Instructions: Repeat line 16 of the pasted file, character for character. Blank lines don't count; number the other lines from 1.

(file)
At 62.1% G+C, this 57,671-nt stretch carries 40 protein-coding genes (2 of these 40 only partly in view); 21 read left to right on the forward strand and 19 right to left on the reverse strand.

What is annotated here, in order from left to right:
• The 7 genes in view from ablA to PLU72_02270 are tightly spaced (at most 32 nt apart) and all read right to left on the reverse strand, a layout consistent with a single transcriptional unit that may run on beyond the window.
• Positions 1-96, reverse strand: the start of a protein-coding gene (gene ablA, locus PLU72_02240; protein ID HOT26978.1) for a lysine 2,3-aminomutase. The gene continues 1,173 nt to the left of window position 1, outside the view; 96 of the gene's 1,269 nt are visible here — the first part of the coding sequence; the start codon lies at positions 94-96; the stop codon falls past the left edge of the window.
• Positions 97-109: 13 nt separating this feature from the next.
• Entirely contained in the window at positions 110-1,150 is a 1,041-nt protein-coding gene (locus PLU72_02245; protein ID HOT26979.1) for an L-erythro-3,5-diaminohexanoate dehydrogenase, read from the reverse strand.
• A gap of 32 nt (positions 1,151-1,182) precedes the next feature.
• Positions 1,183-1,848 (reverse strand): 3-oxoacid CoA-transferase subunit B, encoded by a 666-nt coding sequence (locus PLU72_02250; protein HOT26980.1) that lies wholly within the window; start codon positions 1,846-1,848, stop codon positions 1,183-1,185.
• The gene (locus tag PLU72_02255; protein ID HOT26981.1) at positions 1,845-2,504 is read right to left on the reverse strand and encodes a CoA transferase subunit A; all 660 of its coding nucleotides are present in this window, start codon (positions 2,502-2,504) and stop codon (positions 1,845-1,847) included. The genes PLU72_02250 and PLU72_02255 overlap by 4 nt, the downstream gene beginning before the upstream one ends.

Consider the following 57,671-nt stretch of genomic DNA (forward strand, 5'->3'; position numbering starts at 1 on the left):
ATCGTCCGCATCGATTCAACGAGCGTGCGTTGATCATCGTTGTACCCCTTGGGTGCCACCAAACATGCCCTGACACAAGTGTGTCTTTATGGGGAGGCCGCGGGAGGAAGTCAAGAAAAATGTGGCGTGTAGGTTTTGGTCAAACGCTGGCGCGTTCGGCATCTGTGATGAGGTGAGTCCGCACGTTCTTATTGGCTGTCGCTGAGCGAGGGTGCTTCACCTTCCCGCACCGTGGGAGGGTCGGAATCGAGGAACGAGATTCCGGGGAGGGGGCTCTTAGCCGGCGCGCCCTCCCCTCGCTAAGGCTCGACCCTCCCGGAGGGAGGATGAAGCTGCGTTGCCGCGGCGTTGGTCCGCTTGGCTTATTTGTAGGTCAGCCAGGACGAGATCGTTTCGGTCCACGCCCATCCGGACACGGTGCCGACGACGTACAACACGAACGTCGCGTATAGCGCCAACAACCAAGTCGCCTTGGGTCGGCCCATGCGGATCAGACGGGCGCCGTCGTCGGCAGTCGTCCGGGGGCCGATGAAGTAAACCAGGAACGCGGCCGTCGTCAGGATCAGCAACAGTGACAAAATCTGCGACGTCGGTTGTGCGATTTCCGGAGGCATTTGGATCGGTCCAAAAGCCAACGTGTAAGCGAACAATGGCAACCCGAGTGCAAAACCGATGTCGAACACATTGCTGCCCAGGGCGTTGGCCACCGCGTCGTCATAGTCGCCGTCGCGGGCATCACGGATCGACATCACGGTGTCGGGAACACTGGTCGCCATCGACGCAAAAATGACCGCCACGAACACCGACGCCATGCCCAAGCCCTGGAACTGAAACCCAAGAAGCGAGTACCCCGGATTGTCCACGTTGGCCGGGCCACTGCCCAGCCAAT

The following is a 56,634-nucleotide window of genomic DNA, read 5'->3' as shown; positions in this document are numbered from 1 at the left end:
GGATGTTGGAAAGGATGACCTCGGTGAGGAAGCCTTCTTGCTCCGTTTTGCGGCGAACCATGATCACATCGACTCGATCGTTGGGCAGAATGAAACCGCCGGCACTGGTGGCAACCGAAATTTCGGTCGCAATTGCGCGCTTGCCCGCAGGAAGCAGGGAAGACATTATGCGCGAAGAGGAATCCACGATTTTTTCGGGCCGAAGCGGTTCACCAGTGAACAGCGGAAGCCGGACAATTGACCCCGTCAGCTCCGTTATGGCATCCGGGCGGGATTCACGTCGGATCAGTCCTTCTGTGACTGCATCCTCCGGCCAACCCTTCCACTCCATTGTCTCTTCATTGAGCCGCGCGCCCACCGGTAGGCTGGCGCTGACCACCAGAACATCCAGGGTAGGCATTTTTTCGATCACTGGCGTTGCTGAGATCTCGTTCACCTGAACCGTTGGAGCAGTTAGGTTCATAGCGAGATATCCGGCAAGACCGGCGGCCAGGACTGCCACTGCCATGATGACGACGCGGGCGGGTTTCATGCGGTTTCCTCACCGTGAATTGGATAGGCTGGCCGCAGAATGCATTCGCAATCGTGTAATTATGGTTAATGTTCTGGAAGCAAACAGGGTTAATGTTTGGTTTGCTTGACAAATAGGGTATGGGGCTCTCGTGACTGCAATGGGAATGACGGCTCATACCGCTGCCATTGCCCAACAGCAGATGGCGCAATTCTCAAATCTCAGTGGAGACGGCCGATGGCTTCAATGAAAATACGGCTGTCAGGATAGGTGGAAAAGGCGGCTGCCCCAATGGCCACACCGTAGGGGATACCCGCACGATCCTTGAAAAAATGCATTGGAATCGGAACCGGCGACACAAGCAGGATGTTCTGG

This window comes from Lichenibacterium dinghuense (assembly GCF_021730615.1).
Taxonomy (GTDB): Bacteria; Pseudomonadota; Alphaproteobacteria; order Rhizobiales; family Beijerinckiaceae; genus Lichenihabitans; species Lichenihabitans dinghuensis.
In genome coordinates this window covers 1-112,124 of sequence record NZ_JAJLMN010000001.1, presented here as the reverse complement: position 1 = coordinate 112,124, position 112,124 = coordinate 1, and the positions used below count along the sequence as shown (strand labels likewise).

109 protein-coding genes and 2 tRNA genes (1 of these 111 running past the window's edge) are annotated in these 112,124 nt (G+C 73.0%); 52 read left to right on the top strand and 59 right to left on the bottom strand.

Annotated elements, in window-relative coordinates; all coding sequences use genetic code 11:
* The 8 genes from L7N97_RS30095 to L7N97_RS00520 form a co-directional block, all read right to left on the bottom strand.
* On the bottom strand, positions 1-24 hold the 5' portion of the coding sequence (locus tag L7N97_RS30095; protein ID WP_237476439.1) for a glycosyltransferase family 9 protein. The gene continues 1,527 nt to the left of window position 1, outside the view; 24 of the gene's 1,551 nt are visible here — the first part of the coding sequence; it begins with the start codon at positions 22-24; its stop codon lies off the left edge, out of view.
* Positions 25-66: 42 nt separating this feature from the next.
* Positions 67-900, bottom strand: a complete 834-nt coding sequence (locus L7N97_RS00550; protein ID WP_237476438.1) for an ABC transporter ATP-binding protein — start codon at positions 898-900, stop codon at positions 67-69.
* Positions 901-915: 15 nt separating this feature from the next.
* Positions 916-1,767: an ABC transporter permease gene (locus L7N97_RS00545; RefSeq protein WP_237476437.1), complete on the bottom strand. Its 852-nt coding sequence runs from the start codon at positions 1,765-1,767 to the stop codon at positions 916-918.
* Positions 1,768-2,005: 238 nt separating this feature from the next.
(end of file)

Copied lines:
In genome coordinates this window covers 1-112,124 of sequence record NZ_JAJLMN010000001.1, presented here as the reverse complement: position 1 = coordinate 112,124, position 112,124 = coordinate 1, and the positions used below count along the sequence as shown (strand labels likewise).